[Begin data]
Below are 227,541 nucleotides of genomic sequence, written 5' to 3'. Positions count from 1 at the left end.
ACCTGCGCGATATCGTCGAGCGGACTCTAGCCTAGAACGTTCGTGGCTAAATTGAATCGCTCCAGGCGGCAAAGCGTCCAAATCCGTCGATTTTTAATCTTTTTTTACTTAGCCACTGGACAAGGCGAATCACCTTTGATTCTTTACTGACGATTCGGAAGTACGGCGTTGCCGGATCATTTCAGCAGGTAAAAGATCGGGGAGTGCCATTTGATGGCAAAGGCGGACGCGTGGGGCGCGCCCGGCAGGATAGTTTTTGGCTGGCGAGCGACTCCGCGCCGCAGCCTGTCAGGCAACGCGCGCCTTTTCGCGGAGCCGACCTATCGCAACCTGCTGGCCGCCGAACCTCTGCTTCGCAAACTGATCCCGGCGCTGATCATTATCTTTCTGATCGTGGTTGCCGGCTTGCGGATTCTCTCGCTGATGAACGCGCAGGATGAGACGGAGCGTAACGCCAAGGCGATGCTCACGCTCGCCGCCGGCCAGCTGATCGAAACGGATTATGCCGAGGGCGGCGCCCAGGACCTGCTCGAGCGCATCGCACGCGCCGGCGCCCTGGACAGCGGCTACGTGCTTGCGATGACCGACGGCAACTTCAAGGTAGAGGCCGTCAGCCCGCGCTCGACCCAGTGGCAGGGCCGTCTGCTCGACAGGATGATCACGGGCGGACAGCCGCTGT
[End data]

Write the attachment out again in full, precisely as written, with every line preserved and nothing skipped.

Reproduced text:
Below are 227,541 nucleotides of genomic sequence, written 5' to 3'. Positions count from 1 at the left end.
ACCTGCGCGATATCGTCGAGCGGACTCTAGCCTAGAACGTTCGTGGCTAAATTGAATCGCTCCAGGCGGCAAAGCGTCCAAATCCGTCGATTTTTAATCTTTTTTTACTTAGCCACTGGACAAGGCGAATCACCTTTGATTCTTTACTGACGATTCGGAAGTACGGCGTTGCCGGATCATTTCAGCAGGTAAAAGATCGGGGAGTGCCATTTGATGGCAAAGGCGGACGCGTGGGGCGCGCCCGGCAGGATAGTTTTTGGCTGGCGAGCGACTCCGCGCCGCAGCCTGTCAGGCAACGCGCGCCTTTTCGCGGAGCCGACCTATCGCAACCTGCTGGCCGCCGAACCTCTGCTTCGCAAACTGATCCCGGCGCTGATCATTATCTTTCTGATCGTGGTTGCCGGCTTGCGGATTCTCTCGCTGATGAACGCGCAGGATGAGACGGAGCGTAACGCCAAGGCGATGCTCACGCTCGCCGCCGGCCAGCTGATCGAAACGGATTATGCCGAGGGCGGCGCCCAGGACCTGCTCGAGCGCATCGCACGCGCCGGCGCCCTGGACAGCGGCTACGTGCTTGCGATGACCGACGGCAACTTCAAGGTAGAGGCCGTCAGCCCGCGCTCGACCCAGTGGCAGGGCCGTCTGCTCGACAGGATGATCACGGGCGGACAGCCGCTGT